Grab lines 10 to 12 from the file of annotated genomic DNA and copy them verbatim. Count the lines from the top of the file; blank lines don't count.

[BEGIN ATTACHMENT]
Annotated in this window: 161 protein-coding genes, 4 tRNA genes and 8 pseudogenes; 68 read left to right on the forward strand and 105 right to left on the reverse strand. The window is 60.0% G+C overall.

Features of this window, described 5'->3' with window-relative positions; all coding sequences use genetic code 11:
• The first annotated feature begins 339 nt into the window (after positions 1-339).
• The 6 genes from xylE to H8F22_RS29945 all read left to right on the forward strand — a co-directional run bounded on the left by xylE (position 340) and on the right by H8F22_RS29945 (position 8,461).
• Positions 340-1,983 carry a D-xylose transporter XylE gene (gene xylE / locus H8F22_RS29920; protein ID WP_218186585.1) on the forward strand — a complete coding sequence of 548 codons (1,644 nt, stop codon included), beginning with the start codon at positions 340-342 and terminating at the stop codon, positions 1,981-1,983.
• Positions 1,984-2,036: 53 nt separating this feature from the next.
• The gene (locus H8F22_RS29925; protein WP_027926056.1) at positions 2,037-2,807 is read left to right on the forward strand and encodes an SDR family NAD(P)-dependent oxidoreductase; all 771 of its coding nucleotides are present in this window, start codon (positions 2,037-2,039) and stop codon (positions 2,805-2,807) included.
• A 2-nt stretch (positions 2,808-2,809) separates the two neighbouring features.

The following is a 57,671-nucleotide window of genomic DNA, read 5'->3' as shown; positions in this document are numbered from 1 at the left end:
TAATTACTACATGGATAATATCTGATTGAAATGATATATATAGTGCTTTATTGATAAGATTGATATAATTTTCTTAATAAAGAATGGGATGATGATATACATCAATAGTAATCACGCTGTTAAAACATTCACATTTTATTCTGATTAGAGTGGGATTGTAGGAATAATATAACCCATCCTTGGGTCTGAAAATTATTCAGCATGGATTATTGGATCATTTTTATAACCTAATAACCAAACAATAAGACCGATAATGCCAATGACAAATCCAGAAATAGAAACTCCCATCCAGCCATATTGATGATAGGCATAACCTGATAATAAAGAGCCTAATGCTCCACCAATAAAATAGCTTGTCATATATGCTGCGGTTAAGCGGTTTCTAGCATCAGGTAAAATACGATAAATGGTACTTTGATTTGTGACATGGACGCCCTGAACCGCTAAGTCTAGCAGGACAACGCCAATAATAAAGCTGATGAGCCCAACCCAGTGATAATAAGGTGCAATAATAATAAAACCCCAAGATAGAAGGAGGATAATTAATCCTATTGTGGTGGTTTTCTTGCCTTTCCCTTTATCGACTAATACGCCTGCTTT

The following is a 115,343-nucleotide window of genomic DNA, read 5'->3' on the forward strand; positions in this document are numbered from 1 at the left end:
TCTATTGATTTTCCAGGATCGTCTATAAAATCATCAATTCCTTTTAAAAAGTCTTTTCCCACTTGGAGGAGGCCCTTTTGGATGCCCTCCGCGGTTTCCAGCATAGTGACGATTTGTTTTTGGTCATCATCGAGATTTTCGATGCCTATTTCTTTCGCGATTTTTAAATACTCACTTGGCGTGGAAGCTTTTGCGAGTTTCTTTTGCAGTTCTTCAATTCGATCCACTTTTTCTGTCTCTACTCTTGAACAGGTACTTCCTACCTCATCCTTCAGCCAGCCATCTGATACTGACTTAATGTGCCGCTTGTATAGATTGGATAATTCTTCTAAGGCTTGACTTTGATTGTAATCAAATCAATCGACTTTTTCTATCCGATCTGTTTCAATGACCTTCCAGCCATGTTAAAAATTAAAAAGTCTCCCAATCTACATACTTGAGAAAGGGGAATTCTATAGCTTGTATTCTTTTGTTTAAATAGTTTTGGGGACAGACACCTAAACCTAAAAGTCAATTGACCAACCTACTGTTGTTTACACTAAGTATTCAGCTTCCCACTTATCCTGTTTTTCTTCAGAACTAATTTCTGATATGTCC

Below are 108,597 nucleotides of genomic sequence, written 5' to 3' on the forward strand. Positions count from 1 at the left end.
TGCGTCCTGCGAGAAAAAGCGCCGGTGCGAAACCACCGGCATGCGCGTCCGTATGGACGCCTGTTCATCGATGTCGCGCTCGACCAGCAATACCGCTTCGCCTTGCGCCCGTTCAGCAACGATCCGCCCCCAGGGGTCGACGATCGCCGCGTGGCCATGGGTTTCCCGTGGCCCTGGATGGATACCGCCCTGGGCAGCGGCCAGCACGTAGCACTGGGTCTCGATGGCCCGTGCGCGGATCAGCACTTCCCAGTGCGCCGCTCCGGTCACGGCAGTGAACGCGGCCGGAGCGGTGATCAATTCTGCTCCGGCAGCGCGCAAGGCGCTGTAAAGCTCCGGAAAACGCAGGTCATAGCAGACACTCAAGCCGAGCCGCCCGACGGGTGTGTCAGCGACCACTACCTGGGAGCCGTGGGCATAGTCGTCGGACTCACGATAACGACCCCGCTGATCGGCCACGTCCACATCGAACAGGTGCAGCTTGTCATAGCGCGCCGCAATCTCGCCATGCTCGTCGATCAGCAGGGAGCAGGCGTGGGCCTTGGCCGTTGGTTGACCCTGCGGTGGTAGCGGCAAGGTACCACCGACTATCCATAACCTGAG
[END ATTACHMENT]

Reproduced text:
TAATTACTACATGGATAATATCTGATTGAAATGATATATATAGTGCTTTATTGATAAGATTGATATAATTTTCTTAATAAAGAATGGGATGATGATATACATCAATAGTAATCACGCTGTTAAAACATTCACATTTTATTCTGATTAGAGTGGGATTGTAGGAATAATATAACCCATCCTTGGGTCTGAAAATTATTCAGCATGGATTATTGGATCATTTTTATAACCTAATAACCAAACAATAAGACCGATAATGCCAATGACAAATCCAGAAATAGAAACTCCCATCCAGCCATATTGATGATAGGCATAACCTGATAATAAAGAGCCTAATGCTCCACCAATAAAATAGCTTGTCATATATGCTGCGGTTAAGCGGTTTCTAGCATCAGGTAAAATACGATAAATGGTACTTTGATTTGTGACATGGACGCCCTGAACCGCTAAGTCTAGCAGGACAACGCCAATAATAAAGCTGATGAGCCCAACCCAGTGATAATAAGGTGCAATAATAATAAAACCCCAAGATAGAAGGAGGATAATTAATCCTATTGTGGTGGTTTTCTTGCCTTTCCCTTTATCGACTAATACGCCTGCTTT

The following is a 115,343-nucleotide window of genomic DNA, read 5'->3' on the forward strand; positions in this document are numbered from 1 at the left end:
TCTATTGATTTTCCAGGATCGTCTATAAAATCATCAATTCCTTTTAAAAAGTCTTTTCCCACTTGGAGGAGGCCCTTTTGGATGCCCTCCGCGGTTTCCAGCATAGTGACGATTTGTTTTTGGTCATCATCGAGATTTTCGATGCCTATTTCTTTCGCGATTTTTAAATACTCACTTGGCGTGGAAGCTTTTGCGAGTTTCTTTTGCAGTTCTTCAATTCGATCCACTTTTTCTGTCTCTACTCTTGAACAGGTACTTCCTACCTCATCCTTCAGCCAGCCATCTGATACTGACTTAATGTGCCGCTTGTATAGATTGGATAATTCTTCTAAGGCTTGACTTTGATTGTAATCAAATCAATCGACTTTTTCTATCCGATCTGTTTCAATGACCTTCCAGCCATGTTAAAAATTAAAAAGTCTCCCAATCTACATACTTGAGAAAGGGGAATTCTATAGCTTGTATTCTTTTGTTTAAATAGTTTTGGGGACAGACACCTAAACCTAAAAGTCAATTGACCAACCTACTGTTGTTTACACTAAGTATTCAGCTTCCCACTTATCCTGTTTTTCTTCAGAACTAATTTCTGATATGTCC